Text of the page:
Note: This story, and many others on the April 27, 2011, tornado, aired during WVUA 23’s 1 and a half hour special program “Faces of the Storm” on April 27, 2016. If you’d like to watch the whole series, click here.

The death of a child is the worst pain a parent can feel. On April 27, 2011, Ashley Mims was just one of the parents who got a call revealing her child wouldn’t be coming home.

Mims’ daughter, 21-year-old Loryn Brown, was attending college in Tuscaloosa, living in the Beverly Heights neighborhood, just over the bridge from Alberta.

“If you would have told me on April 26th that I would have faced what I faced on April 27th, I would have said just shoot me,” Mims said. “Put a bullet in me, I will never survive that. There’s no way I will ever survive losing one of my children. There’s no way.”

As the tornado approached Loryn’s house that day, she called her mom for comfort.

“She said, ‘Mama, I’m scared.’ That’s the only thing she would say,” Mims said. “And I would say, ‘It’s OK. It’s OK.’  I heard one last ‘Mama, I’m scared.’ I screamed ‘Baby, get your head down. Get your head down.’ ”

There was one last, “Mama, I’m scared,” and then the phone cut off, Mims said.

Loryn’s family’s life is forever labeled as “Before April 27,” and “After April 27.”

“It feels like you are carrying a jagged rock in your pocket,” Mims said. “A heavy, jagged rock. You feel that weight all the time. It never goes away.

“Every once in a while you’ll have a good day or you’ll laugh and something will happen and it’ll poke you and you feel it there. It stops you and it makes you slow down. On the days that are especially difficult, it is good for us to have something positive to do.”

Since Loryn’s death, each holiday and special occasion is incomplete for her family, but nothing hits harder than her birthday each year in March.

“On her 22nd birthday, we decided to do 22 random acts of kindness,” Mims said. “Paying for coffee for the person behind you at the gas station. Something small like that. Each year we add one to it.”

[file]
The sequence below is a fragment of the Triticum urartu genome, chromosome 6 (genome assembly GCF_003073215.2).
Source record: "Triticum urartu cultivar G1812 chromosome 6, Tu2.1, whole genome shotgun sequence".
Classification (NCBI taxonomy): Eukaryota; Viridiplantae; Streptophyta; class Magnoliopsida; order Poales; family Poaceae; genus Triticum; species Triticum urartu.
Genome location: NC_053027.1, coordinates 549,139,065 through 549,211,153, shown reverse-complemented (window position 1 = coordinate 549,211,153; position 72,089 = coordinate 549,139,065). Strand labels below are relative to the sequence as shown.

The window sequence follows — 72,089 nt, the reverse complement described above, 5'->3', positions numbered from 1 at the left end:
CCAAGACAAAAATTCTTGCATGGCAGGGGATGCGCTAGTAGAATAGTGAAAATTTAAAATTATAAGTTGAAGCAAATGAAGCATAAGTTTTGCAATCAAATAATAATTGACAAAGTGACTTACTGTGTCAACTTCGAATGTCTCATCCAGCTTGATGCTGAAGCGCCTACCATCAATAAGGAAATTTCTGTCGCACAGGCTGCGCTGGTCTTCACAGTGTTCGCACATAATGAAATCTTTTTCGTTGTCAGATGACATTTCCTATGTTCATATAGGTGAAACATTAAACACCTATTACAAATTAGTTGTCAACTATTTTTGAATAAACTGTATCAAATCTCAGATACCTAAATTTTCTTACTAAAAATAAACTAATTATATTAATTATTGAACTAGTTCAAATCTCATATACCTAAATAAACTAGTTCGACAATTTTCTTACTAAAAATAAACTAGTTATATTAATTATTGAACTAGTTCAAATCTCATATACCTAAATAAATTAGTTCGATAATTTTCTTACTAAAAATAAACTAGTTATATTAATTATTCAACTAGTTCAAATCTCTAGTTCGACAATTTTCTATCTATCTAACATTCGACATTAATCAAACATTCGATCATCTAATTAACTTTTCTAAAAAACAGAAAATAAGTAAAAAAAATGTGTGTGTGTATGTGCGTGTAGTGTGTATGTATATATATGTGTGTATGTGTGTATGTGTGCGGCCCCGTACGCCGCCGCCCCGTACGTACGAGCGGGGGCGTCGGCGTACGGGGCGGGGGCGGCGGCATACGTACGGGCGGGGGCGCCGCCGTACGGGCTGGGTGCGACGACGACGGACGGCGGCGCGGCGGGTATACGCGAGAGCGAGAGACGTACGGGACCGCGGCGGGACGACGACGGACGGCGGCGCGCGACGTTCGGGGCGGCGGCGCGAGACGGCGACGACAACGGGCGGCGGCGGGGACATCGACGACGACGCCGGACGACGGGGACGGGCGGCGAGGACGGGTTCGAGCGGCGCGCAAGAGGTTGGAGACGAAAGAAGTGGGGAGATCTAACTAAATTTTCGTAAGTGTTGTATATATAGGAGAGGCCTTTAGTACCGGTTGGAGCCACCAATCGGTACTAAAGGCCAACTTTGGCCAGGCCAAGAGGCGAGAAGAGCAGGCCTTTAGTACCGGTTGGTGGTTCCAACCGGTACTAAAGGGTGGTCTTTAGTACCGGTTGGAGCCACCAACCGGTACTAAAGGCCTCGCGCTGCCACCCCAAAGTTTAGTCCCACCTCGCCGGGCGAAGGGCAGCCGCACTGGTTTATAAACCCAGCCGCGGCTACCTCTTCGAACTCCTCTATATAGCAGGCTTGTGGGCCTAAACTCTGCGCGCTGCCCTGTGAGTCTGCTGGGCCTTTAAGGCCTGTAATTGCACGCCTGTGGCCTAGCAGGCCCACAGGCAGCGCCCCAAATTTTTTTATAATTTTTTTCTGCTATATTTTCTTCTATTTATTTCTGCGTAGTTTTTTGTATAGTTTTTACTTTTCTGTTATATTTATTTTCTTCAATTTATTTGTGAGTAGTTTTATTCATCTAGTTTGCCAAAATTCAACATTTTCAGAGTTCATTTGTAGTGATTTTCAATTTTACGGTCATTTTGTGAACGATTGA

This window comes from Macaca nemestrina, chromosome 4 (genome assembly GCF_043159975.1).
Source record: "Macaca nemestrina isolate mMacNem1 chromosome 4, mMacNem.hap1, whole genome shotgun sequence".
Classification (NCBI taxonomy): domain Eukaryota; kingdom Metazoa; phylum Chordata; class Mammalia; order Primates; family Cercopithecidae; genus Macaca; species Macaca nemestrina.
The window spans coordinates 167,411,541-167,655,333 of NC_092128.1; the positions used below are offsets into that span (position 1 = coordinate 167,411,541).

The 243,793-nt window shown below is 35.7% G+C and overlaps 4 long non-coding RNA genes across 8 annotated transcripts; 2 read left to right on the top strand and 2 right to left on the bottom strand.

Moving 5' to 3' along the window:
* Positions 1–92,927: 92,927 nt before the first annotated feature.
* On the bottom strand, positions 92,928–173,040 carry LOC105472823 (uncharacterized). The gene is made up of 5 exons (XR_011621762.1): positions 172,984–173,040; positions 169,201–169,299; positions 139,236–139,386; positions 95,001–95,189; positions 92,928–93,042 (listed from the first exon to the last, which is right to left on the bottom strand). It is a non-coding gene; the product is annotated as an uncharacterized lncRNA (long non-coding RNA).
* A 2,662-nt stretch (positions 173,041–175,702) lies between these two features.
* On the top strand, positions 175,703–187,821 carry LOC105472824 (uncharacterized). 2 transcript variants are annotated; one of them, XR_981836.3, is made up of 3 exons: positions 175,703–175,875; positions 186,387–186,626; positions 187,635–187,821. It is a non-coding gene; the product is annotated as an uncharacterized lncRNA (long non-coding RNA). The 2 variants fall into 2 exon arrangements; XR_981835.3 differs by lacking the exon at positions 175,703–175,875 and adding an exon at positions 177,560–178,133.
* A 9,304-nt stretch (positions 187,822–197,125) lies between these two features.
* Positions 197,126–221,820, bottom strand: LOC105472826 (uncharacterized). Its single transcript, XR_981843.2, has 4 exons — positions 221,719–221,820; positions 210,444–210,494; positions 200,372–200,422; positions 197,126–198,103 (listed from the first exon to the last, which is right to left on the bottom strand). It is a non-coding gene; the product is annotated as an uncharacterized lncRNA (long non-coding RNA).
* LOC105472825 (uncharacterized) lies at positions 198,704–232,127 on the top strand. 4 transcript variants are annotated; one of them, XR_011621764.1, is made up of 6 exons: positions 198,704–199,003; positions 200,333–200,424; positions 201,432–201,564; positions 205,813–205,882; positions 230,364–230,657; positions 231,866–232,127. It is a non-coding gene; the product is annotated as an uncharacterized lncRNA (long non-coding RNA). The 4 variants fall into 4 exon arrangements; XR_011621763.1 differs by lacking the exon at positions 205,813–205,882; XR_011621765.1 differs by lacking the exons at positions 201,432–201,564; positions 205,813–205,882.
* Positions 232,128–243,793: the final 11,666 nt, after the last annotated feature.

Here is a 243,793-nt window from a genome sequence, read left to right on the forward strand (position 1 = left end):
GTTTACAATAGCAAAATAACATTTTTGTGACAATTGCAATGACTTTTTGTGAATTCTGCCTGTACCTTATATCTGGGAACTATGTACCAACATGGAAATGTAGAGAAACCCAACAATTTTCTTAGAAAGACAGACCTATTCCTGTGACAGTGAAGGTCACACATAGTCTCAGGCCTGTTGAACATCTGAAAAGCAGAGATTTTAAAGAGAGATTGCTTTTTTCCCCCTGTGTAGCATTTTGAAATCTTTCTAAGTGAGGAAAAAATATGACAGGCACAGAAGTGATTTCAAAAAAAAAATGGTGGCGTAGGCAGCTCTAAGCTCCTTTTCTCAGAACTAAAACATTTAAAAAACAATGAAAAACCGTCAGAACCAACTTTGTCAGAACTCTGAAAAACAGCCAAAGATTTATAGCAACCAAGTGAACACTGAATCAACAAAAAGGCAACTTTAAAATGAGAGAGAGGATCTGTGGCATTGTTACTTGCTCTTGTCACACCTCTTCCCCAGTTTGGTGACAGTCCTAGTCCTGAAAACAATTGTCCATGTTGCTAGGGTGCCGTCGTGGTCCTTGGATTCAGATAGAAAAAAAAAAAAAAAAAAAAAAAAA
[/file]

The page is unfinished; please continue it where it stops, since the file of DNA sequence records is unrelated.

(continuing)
Holly Mims is reminded of her big sister each time she catches a glimpse of herself. Their resemblance is striking. Holly said she also strives to mirror her sister’s kind heart and selfless actions.

“I just try to remember her and the memories we used to have with her,” she said. “And sometimes I forget and try not to let those fade away. It’s hard. She was a great person. When you were around her you couldn’t be sad. She was always happy. It was great.”

Over the past five years, Loryn’s family’s perspective on life has changed. They know now firsthand that every moment is precious.

“As a mom, you always try to assure your children that it’s OK,” Ashley Mims said. “It’s just what a mom says. My children know that it’s not always OK. They know that it could be bad. It wasn’t OK when sissy didn’t come home, and that’s just their reality. Our reality.”

Until they are united again with Loryn one day, her family clings to the memories and reminders they have.

“So many times you just feel her around you,” Ashley Mims said. “And there will be a reminder. I call them God stops. There will be something that will just stop me in my tracks and make me think yeah, she’s there. She’s with us.”

After living every parent’s worst nightmare, Ashley Mims preaches this message:

“Don’t ever let your child leave you and you not tell them that you love them. Always tell them you love them, because we are not always promised tomorrow. We don’t know that we’ll wake up the next day and we don’t know that our children will be here tomorrow.”

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